The Callous Daoboys, Celebrity Therapist (MNRK Heavy 2022)

Atlanta noise rock band The Callous Daoboys launch their third album into the zeitgeist, Celebrity Therapist.

The Callous Daoboys create music that is rather hard to define, despite the labels of metalcore and mathcore often applied to their output. It is unpredictable one song to the next, and also one bar to the next in any given song. There are sometimes long melodic passages – entire songs, even – and along the way there is prominent disruption. They have released two previous full-length albums so far, Animal Tetris (2017) and Die on Mars (2019), plus an EP right before the inaugural debut. The musicians are Carson Pace (vocals), Maddie Caffrey (guitar), Dan Hodsdon (guitar), Jack Buckalew (bass), Amber Christman (violin), and Sam Williamson (drums).

“Violent Astrology” wakes you up and directs your attention to what is about to happen. Noise, chaos, screaming, music. It might not seem like it at first, but there is a lot here that owes a debt to Zappa, and that is where the biggest appeal lies for me. There is a great deal of unexpectedness throughout, not the least of which is the melodic passage that coalesces from the midst of the violent careening. You have some thinking to do if you want to gather your thoughts on this song, or any of the others in the set.

Reviewing this music is a rather fruitless endeavor, in the end. What shall I do? Try to describe the weirdness? My mission here is merely to make you aware of the album’s existence. Across the eight tracks on the album, there are a multitude of samples and grabs, arranged in an aggressively artful way among the vocals and instrumentations. The work is frenzied and appears on the surface to be disordered, but it isn’t. I am not sure it makes much sense to look for patterns, exactly, but there certainly is an extraordinary amount of expression going on. If you like this sort of sound in the first place, and/or you are up for a challenge, then go ahead and press play.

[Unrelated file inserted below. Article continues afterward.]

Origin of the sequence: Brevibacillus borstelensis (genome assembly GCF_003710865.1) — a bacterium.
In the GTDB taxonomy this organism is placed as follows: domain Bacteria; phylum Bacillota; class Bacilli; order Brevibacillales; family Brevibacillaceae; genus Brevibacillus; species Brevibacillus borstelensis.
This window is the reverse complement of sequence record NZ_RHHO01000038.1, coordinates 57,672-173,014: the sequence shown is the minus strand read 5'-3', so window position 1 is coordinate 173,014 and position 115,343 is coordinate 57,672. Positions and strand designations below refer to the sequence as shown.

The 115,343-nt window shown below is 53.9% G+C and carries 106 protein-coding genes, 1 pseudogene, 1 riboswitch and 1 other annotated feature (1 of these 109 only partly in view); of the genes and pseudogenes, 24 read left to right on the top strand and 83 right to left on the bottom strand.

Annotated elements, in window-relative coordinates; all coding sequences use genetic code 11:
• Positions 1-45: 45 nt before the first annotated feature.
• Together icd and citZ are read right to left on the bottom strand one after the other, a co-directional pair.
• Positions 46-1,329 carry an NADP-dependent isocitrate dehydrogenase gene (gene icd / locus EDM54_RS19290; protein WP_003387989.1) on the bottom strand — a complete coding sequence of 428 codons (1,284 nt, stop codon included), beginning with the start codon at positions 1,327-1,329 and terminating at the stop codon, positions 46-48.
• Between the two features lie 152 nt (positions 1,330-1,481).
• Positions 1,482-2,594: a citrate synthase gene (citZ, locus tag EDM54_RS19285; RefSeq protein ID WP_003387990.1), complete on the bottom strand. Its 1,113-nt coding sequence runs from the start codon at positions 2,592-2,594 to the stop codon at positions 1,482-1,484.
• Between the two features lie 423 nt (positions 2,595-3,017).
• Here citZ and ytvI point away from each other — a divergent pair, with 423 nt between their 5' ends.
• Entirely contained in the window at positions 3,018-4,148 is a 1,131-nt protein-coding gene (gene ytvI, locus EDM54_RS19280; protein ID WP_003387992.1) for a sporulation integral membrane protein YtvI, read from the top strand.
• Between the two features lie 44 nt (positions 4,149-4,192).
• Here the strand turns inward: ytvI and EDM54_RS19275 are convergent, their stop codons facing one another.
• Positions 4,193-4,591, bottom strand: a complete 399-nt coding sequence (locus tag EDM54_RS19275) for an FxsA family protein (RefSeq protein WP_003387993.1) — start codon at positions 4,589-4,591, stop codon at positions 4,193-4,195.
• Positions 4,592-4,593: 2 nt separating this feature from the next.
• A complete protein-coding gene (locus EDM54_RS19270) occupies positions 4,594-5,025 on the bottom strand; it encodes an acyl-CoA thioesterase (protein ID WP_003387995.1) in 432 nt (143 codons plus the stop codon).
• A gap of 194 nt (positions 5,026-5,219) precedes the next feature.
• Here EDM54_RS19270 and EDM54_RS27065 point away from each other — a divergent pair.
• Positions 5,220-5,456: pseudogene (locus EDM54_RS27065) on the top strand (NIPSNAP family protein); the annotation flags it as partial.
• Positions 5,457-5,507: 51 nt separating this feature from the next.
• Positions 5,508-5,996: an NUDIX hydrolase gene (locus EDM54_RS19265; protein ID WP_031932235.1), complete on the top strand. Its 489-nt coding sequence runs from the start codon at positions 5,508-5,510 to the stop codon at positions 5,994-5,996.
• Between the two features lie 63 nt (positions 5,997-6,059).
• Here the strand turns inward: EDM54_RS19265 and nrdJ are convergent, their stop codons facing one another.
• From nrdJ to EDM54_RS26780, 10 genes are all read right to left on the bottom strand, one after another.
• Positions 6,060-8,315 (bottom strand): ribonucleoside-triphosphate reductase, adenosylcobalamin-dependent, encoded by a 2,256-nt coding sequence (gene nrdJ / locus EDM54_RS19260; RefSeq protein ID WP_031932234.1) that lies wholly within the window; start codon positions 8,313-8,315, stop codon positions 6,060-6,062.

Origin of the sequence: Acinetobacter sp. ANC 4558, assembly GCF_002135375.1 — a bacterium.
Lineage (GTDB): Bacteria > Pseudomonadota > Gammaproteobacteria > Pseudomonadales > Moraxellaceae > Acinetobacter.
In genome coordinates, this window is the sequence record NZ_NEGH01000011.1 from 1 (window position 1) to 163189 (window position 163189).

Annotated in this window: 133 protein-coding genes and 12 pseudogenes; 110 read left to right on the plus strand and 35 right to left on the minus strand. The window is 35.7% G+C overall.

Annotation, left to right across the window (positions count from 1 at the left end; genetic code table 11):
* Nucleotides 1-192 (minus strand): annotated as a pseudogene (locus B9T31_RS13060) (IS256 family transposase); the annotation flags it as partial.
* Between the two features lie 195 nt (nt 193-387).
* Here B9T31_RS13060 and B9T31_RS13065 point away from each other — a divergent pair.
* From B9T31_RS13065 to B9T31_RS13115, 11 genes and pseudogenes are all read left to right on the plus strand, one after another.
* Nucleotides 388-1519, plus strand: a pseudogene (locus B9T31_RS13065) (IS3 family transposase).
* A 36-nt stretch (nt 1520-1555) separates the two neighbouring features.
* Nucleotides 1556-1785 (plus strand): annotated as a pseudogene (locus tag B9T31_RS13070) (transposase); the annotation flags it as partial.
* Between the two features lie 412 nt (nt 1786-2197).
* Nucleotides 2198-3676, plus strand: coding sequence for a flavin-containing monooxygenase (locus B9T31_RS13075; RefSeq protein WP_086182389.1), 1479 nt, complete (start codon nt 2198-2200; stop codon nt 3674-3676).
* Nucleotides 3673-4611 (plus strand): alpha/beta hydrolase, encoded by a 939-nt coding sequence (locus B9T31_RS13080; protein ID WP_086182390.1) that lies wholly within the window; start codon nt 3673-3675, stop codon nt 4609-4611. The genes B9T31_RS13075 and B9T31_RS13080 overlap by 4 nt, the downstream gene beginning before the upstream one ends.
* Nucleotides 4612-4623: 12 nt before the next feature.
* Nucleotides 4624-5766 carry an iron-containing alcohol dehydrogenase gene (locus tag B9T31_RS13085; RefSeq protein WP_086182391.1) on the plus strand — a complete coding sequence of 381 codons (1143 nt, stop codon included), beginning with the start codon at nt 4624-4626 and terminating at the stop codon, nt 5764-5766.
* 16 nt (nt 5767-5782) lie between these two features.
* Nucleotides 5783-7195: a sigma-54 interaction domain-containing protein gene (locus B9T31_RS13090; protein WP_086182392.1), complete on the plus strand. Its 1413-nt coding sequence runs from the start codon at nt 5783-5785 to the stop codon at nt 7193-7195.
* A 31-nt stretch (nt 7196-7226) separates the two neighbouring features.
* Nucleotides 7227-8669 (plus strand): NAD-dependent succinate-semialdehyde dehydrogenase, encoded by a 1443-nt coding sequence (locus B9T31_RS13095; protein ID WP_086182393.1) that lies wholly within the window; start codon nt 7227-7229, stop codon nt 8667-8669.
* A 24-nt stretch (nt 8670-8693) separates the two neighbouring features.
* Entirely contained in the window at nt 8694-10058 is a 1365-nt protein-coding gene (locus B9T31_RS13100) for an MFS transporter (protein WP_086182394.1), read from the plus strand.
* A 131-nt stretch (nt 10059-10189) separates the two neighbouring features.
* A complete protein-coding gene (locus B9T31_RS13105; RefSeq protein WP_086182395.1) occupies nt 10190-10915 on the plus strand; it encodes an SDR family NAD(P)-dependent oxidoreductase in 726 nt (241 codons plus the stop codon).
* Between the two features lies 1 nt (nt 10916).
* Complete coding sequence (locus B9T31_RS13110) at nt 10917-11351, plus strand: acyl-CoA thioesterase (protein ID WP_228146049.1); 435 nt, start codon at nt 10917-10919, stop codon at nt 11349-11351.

Celebrity Therapist is out on September 2nd through MNRK Heavy, in cooperation with Modern Static Records.




MNRK Heavy,

Modern Static Records,

© Wayne Edwards

The Callous Daoboys, Celebrity Therapist (MNRK Heavy 2022)

Mastodon, Hushed and Grim (Reprise Records 2021)

Progressive metal band Mastodon cap a big year with a new full-length album, Hushed and Grim.

Since 2000, the band has been Troy Sanders (bass and vocals), Brann Dailor (drums and vocals), Brent Hinds (guitar and vocals), and Bill Kelliher (guitar and vocals). I remember exactly when I started listening to Mastodon. I did not hear their first long-player, Remission, when it came out in 2002, but I did hear Leviathan two years later. I liked, I recall, but for some reason it didn’t land with me the first time the way it ultimately would. Time passed and then I heard Crack The Skye (2009) – there was no turning back from that. I immediately went back through the entire catalogue and since have waited less-than-patiently for every new release. Mastodon is one of my absolute favorite metal bands.

In 2021, Mastodon has been showing up more regularly than most bands at festivals, sometimes stepping in at the last minute to replace bands that were sidelined by covid-19, as they did at Psycho Las Vegas, and in a headline spot, too. I have seen them several times live this year and always to my amazement. Each and every performance is masterful.

The new album is another exceptional set the band has added to their already galactic catalogue. Early singles were “Pushing the Tides” and “Teardrinker,” both of which have more than a million spins on Spotify by now. The more recently released “Sickle and Peace” already has half a million plays. Their fans are legion.

Mastodon’s music has evolved over the years, and now it in the complex and leans toward the progressive end of the metal spectrum. It has a haunting quality, and hypnotizing nature that draws you quickly in and holds you as the enchantment unfolds. The new album is almost an hour and a half long and it seems exactly right in its construction. Not extended or stretched; just precisely as it should be.

I am not going to pick favorites because every song has its necessary place, from the reflective “Skeleton of Splendor” to the forceful “Pain with an Anchor” to the overwhelming closer “Gigantium.” I will say this album goes toward the top of the list of the work the band has released. I found it to be captivating. Highly recommended.

Hushed and Grim is out now on all streaming platforms and in the expected physicals. Look to the links below.

Band photo by Wayne Edwards at Blue Ridge Rock Festival 2021.





Mastodon, Hushed and Grim (Reprise Records 2021)